Most retired people in Croatia receive the standard pension, which for July was 2,228 kuna (€300). 15,546 retired people receive a pension of less than 1,000 kuna. Adding those who receive pensions in between the two amounts we arrive at the number of 586,613 persons with an income lower than 2,228 kuna, or 55.31 percent of retired people. Peace in retirement clearly still needs to be fought for.
There is a whole series of problems with the Croatian pensions system. Since the beginning of 2019 the procedure for claiming an old-age pension has become more demanding, and at the same time early retirement pensions are permanently reduced. It is a sign of the problems with the Croatian pensions system, which has been trying to find “the right formula“ for the last thirty years.
Under the statutory pension scheme, all those born after 1963 are obliged to work until 65 years old except if they have already completed 41 years of work. All those born after 1966 need to work until 67 unless they have completed the 41 years.
Given today’s problems – difficulties with finding and retaining employment, increasingly precarious work, and unusual job contracts, especially for young people – it will be more and more difficult for workers to complete 41 years of qualifying work before the age of 67. This achievement now looks like a dream for most people.
Those who choose or need to claim an early old-age pension will be punished by the government. The amount of the early old-age pension is permanently reduced by 0.3 per cent for each month before retirement age, i.e. by 3.6 per cent per year, up to 18 per cent for five years prior to retirement. The reduction is permanent and does not depend on the length of the completed qualifying period.
The “67 is too much” initiative and civic action for change
Citizens are turning to protest because of the problems mentioned. Their discontent can be recognized in the support for the “67 is too much” campaign this year. This initiative demands that an insured person be entitled to an old-age pension upon reaching 65, as was the case prior to the pension reform, and also the cancellation of penalties for early old-age pensions. The initiative also demands an end to discrimination against older workers and the opportunity to work after 65 for all those who wish it.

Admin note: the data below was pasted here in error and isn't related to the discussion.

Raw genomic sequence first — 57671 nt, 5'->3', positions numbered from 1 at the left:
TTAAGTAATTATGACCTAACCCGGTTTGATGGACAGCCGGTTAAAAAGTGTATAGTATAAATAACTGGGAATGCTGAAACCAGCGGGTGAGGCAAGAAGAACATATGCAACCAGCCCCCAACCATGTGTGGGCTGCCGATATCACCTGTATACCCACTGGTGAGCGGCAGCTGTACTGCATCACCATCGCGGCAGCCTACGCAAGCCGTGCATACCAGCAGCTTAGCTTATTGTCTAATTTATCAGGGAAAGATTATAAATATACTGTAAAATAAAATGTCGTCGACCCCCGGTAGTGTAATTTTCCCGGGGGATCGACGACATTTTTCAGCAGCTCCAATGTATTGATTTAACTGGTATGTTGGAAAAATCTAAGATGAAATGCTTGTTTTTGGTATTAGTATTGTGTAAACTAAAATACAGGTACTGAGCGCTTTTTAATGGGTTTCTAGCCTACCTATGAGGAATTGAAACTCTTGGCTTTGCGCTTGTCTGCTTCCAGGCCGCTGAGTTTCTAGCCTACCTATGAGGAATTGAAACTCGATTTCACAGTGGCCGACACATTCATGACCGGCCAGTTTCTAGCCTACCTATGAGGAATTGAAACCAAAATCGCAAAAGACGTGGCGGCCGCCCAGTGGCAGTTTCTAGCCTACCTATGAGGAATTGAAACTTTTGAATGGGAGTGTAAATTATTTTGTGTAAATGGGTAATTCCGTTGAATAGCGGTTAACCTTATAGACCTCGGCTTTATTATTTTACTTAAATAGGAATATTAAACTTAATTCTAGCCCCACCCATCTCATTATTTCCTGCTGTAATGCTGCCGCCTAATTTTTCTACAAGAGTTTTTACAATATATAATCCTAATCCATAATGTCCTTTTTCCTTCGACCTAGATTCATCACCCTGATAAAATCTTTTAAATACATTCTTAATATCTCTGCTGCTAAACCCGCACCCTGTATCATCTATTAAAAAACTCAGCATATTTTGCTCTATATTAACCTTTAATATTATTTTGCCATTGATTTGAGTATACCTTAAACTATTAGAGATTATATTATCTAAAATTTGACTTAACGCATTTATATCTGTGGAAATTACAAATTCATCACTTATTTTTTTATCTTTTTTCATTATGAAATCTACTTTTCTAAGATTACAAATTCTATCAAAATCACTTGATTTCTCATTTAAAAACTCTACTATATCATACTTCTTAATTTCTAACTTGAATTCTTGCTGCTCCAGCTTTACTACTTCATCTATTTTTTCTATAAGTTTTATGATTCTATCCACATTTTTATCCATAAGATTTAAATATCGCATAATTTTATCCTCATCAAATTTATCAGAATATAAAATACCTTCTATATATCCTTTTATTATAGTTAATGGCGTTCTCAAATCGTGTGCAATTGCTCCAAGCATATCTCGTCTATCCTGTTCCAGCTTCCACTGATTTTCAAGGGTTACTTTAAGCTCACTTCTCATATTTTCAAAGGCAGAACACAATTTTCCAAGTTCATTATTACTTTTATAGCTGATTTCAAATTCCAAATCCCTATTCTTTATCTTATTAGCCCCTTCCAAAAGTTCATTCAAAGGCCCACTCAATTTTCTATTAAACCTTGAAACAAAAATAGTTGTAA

The initiative has collected enough signatures, more than 740,000, for a referendum to be called on the age for retirement and on the reduction of penalties for early retirement. The referendum, if adopted, would bring the full retirement age back to 65, abolishing the plan to raise it to 67 years. It would also reduce penalties for an early old-age pension, which would fall from 0.3 per cent for each month before retirement age to 0.2 per cent. The largest reduction for early retirement, when taken five years before the official date, will no longer be 18 per cent but 12 per cent.
The initiative did not however include one important question – that of the privatization of the pension insurance system, or more precisely the so-called second-pillar pension . This scheme, proposed by the World Bank, was introduced during the 1990s as a model for transition countries. All the former socialist countries applied the model except Czechia and Slovenia, which implemented it on a voluntary basis. After the model proved damaging for pension sustainability and the public finances, Hungary, Poland and Slovakia decided to cancel it. Croatia has no such plans for now.
The Croatian Retirement Union has pointed out that allocating more resources to the second pillar causes a shrinking of the first pillar, the one based on intergenerational solidarity. Pension funds invest using the second pillar in order to grow their size, even if in reality things are different.
A large part of the problem with the